I recently had an opportunity to go for a few hours’ wander on the Queen’s Domain in Hobart, a huge park covering a hill near the city, which still contains some great native vegetation. Having often walked and played there as a kid in the 1980s I have a little historical perspective on the place, and the recent domination of former grassy woodlands by thick stands of drooping sheoak (Allocasuarina verticillata, previously known as Casuarina stricta) saplings really stood out.
I recall a family outing on the Queens Birthday firecracker night, for which we walked up onto the western side (above the Brooker Highway) and let off our fireworks while enjoying the view across the suburbs where everyone else was doing likewise. We spent the evening sitting in the grass in an open woodland environment with some trees and shrubs around. It was easy to walk through. Some areas on the north side still look a bit like the west side did in the mid 1980s.
The area I remember sitting in on the west is now covered with young sheoak regrowth, “so thick a dog couldn’t bark in it” as they say. Underneath, there are a few Lomandra (aka Mat-rush or irongrass) tussocks, occasional cranberry heath (Astroloma humifusum) clumps and a few herbs, but mostly just the discarded “needles” of the sheoaks. Their thick canopy doesn’t let enough light through for much else to grow.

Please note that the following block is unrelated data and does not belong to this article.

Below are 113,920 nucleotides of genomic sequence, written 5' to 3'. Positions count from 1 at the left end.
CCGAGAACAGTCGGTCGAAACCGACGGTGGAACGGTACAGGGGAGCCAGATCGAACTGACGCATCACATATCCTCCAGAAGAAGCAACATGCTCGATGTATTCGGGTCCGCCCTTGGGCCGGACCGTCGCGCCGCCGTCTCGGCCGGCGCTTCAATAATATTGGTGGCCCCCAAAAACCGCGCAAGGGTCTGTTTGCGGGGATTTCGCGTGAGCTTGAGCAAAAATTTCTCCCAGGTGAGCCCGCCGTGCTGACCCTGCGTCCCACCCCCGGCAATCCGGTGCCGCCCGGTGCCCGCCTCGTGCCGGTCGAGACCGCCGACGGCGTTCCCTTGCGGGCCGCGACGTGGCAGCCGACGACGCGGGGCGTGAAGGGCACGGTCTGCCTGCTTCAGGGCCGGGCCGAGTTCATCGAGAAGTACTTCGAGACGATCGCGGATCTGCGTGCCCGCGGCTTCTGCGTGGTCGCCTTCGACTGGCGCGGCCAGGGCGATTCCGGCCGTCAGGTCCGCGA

There were always sheoaks on the domain. They are a beautiful tree, and the old specimens especially so. Their needles sigh peacefully as the winds pass through them. The relatively open areas on the north face of the Domain have much less of the thick regrowth, and retain good patches of the threatened Kangaroo Grass (Themeda triandra/previously T. australis) grassland/grassy woodland ecological community (with veteran sheoaks scattered throughout). These areas must have been burned often enough to keep the understorey open for the grasses. I found one patch of decimated sheoak saplings that had been burned recently with grass recolonising the ground beneath. Little winter-growing herbs that pop up between grass tussocks were beginning to show. Sheep-burr (Acaena echinata) was particularly prominent.
Sheoaks, which come in many species, were probably more widespread across southeastern Australia before the European invasion. Their great utility for firewood and timber did not work in their favour: useful trees do not last long! Birds like the black cockatoos that feed on their seed have not done well either, and the various sheoak species are uncommon in many areas where one suspects they were once widespread.
Given a chance, though, the thick growth of sheoak saplings, as seen on the Hobart Domain and many other woodlands, can crowd out other plants. Eucalypts are taller, but if their seed can’t germinate and grow, eventually Eucalypt woodland may turn into sheoak scrub. Maybe a lack of native herbivores and digging mammals also favours the thick sheoak regrowth.
Jamie Kirkpatrick published a paper in 1986 detailing a ten year ecological study of the Domain finding that the fires in the later part of his study seemed to have promoted greater diversity of species in the grassy areas and kept the woodlands open by suppressing seedlings of Eucalypts and sheoaks developing into saplings. He also noted that mature sheoaks